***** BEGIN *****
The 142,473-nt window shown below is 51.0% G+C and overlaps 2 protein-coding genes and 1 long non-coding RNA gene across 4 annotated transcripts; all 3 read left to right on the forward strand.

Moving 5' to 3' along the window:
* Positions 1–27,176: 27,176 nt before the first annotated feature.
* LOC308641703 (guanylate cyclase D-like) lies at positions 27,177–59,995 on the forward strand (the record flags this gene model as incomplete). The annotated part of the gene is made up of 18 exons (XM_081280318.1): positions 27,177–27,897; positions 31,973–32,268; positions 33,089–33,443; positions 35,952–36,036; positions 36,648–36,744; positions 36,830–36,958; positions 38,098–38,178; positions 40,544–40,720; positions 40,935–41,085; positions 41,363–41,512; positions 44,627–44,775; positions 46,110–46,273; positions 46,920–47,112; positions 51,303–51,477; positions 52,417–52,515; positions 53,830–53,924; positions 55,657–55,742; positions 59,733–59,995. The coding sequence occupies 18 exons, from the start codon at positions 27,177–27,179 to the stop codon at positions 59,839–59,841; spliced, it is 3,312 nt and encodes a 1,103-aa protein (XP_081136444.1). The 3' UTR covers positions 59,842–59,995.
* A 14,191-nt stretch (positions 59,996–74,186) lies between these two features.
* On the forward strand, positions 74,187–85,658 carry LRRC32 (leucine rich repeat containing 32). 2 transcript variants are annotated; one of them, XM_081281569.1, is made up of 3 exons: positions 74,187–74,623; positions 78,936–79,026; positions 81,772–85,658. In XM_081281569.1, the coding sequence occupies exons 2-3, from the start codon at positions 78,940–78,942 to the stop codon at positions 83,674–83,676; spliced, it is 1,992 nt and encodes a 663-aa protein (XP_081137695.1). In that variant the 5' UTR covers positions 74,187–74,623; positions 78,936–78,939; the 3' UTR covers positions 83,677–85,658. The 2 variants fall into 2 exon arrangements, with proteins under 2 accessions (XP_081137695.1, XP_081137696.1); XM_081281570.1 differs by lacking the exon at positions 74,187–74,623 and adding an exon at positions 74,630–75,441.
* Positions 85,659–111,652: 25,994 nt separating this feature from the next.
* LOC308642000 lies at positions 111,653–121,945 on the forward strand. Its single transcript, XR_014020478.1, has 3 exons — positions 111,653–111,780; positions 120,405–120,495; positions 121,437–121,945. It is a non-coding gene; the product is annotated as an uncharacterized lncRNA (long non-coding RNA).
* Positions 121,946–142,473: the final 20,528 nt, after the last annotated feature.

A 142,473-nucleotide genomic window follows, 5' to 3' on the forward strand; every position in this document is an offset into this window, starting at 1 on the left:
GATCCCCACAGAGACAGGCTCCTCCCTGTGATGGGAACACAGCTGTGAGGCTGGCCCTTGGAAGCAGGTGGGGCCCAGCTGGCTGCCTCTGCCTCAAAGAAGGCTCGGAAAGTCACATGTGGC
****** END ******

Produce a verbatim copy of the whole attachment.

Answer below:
The 142,473-nt window shown below is 51.0% G+C and overlaps 2 protein-coding genes and 1 long non-coding RNA gene across 4 annotated transcripts; all 3 read left to right on the forward strand.

Moving 5' to 3' along the window:
* Positions 1–27,176: 27,176 nt before the first annotated feature.
* LOC308641703 (guanylate cyclase D-like) lies at positions 27,177–59,995 on the forward strand (the record flags this gene model as incomplete). The annotated part of the gene is made up of 18 exons (XM_081280318.1): positions 27,177–27,897; positions 31,973–32,268; positions 33,089–33,443; positions 35,952–36,036; positions 36,648–36,744; positions 36,830–36,958; positions 38,098–38,178; positions 40,544–40,720; positions 40,935–41,085; positions 41,363–41,512; positions 44,627–44,775; positions 46,110–46,273; positions 46,920–47,112; positions 51,303–51,477; positions 52,417–52,515; positions 53,830–53,924; positions 55,657–55,742; positions 59,733–59,995. The coding sequence occupies 18 exons, from the start codon at positions 27,177–27,179 to the stop codon at positions 59,839–59,841; spliced, it is 3,312 nt and encodes a 1,103-aa protein (XP_081136444.1). The 3' UTR covers positions 59,842–59,995.
* A 14,191-nt stretch (positions 59,996–74,186) lies between these two features.
* On the forward strand, positions 74,187–85,658 carry LRRC32 (leucine rich repeat containing 32). 2 transcript variants are annotated; one of them, XM_081281569.1, is made up of 3 exons: positions 74,187–74,623; positions 78,936–79,026; positions 81,772–85,658. In XM_081281569.1, the coding sequence occupies exons 2-3, from the start codon at positions 78,940–78,942 to the stop codon at positions 83,674–83,676; spliced, it is 1,992 nt and encodes a 663-aa protein (XP_081137695.1). In that variant the 5' UTR covers positions 74,187–74,623; positions 78,936–78,939; the 3' UTR covers positions 83,677–85,658. The 2 variants fall into 2 exon arrangements, with proteins under 2 accessions (XP_081137695.1, XP_081137696.1); XM_081281570.1 differs by lacking the exon at positions 74,187–74,623 and adding an exon at positions 74,630–75,441.
* Positions 85,659–111,652: 25,994 nt separating this feature from the next.
* LOC308642000 lies at positions 111,653–121,945 on the forward strand. Its single transcript, XR_014020478.1, has 3 exons — positions 111,653–111,780; positions 120,405–120,495; positions 121,437–121,945. It is a non-coding gene; the product is annotated as an uncharacterized lncRNA (long non-coding RNA).
* Positions 121,946–142,473: the final 20,528 nt, after the last annotated feature.

A 142,473-nucleotide genomic window follows, 5' to 3' on the forward strand; every position in this document is an offset into this window, starting at 1 on the left:
GATCCCCACAGAGACAGGCTCCTCCCTGTGATGGGAACACAGCTGTGAGGCTGGCCCTTGGAAGCAGGTGGGGCCCAGCTGGCTGCCTCTGCCTCAAAGAAGGCTCGGAAAGTCACATGTGGC